7 Ways to Get Delinquent Borrowers to Pay

Ashley Jensen | February 6, 2020

I think we can all agree, not getting paid is the worst. And when you have borrowers who are delinquent on their payments, that's what's happening; you're not getting paid. So, what can you do about it?

How to Get Delinquent Borrowers to Pay:

  1. Remind them
  2. Attack from all angles
  3. Be precise and be polite
  4. Make it automatic
  5. Charge late fees
  6. Make it easy to pay
  7. Offer help

Before implementing any of these steps, you need to know which borrowers are delinquent. It’s essential to have a report that can show you who is behind on their payments, what branches have the most delinquencies, and how many total payments are delinquent at your institution. As we all know, knowledge is power.

Now that you’ve armed yourself with a list of all your delinquent borrowers, it’s time to get to work.

 

1. Remind Them

You’d like to think that paying you is at the forefront of your borrower’s minds, but it probably isn’t. These accounts are delinquent for a reason. And it would be fantastic if all your borrowers always remembered when they have a payment due, but we don’t live in fairyland. The second best thing, remind them. If your borrower did forget, you remind them and, poof, problem solved.

However, maybe your borrower has overextended themselves and are short on money, which means it’s a fight between you, the furniture loan, the car payment, and a couple of credit cards. Reminding your borrower frequently helps you move up in the line. It lets your borrower know that you’re serious about their payment. So, remind them. Remind them again and again until you reach the front of the line.

2. Attack from all Angles

Remember that when you’re reminding your borrowers of their payment to attack from all angles. If they throw that reminder letter in the trash, send them an email. If they ignore the emails, send them texts. Text messages not getting any response, try a phone call. Plain old letters can be easy to ignore, but it’s a lot harder to block out reminders when they’re hitting you from all sides. Eventually, your borrower will surrender and make their payments.

3. Be Precise and Be Polite

When you are reminding borrowers about their overdue payment, don’t be vague. You need to communicate exactly what you want them to do in the simplest language possible.

“Please send payment within 21 days.”

It’s as simple as that, and did you notice that I used the word, “please?” According to a study by Freshbooks, you increase your chances of getting paid by more than 5% just by being polite (and for some reason, “within 21 days” is a magic formula). Who said nice guys finish last?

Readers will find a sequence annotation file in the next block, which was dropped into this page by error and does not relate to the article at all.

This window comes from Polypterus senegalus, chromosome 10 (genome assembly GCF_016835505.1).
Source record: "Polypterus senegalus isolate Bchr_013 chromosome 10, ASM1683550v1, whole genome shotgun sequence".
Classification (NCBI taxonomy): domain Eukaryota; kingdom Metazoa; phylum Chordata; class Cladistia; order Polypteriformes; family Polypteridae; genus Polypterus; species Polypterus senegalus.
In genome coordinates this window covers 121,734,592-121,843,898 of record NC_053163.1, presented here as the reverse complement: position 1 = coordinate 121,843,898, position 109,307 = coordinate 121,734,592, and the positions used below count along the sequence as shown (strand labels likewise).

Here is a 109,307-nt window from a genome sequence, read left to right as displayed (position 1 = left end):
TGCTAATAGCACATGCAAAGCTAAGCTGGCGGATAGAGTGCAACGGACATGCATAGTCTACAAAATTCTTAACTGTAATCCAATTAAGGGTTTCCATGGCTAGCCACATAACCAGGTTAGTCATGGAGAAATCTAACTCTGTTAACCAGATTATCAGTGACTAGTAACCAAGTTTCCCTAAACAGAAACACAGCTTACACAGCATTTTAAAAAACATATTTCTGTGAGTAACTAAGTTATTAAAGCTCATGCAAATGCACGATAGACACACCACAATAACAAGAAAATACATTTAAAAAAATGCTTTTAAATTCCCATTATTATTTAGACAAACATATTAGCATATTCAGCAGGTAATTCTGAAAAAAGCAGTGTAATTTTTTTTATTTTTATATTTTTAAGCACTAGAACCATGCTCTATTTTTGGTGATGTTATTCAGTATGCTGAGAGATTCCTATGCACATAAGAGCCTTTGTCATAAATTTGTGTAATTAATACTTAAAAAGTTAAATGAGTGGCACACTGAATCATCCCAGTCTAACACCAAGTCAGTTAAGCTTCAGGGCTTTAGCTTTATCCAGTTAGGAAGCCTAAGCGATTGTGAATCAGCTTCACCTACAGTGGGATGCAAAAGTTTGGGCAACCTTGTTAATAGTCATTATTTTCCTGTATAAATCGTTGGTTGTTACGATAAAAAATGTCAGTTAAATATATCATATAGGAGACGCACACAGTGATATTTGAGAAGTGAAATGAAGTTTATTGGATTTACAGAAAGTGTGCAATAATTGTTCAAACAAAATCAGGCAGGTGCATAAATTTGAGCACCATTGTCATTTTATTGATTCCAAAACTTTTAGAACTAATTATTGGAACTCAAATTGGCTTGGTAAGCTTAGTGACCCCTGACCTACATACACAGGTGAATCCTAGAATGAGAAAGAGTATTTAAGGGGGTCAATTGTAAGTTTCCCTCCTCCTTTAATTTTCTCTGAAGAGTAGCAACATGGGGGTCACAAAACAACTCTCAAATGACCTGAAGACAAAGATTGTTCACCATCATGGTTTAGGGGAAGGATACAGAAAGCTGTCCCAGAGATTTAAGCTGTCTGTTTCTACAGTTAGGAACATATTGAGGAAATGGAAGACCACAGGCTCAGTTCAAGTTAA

4. Make it Automatic

You can’t spend all day reminding delinquent borrowers to make their payments, you’ve got a business to run. Welcome to the wonderful world of automation. Set up a system to automatically notify borrowers when they are delinquent. If you can get a computer to automatically send reminder emails, letters, and text messages, in addition to making phone calls, you’ve freed up time and energy, and you’ve made it so that the reminders are more likely to go out. Your computer won’t have to put those reminders on the backburner while they attend to other work. So, make it easy on yourself and make it automatic.

5. Charge Late Fees

Still not getting paid? It’s time to bring in the big guns. Okay, I’m not sure late fees would be considered the big guns, but at least they’re an incentive. The faster your borrower makes their payment, the fewer fees they are charged. Nobody likes to see their payment continue to get larger and larger, so hopefully, this will provide your borrowers with enough motivation to send in that payment.

6. Make it Easy to Pay

Speaking of payments, you need to make it as easy as possible for your borrowers to make a payment. The easier you make it for borrowers to pay, the more likely it is to happen (and faster too). Give options. Allow them to pay by check by merely mailing it in with the already addressed envelope included in their bill. Let them pay by a phone call with an easily visible phone number. Make online payments available. Provide a quick link to pay in all reminder emails and texts. Accept both credit and debit cards. Do whatever you can to make paying convenient for your borrowers, and it might happen.

7. Offer Help

If your borrowers aren’t paying because they know they can’t make the entire payment, offering help might be a solution to both of your problems. It could provide them with a way to make smaller payments, while still bringing in money. Plus, if your borrowers see that you’re genuinely trying to help them out, it builds trust and a stronger relationship. It’s a win-win for everyone.

 

 

I hope you’ve found these tips helpful!

 

Tags: payment options, payment reminders

Ashley Jensen | February 3, 2020

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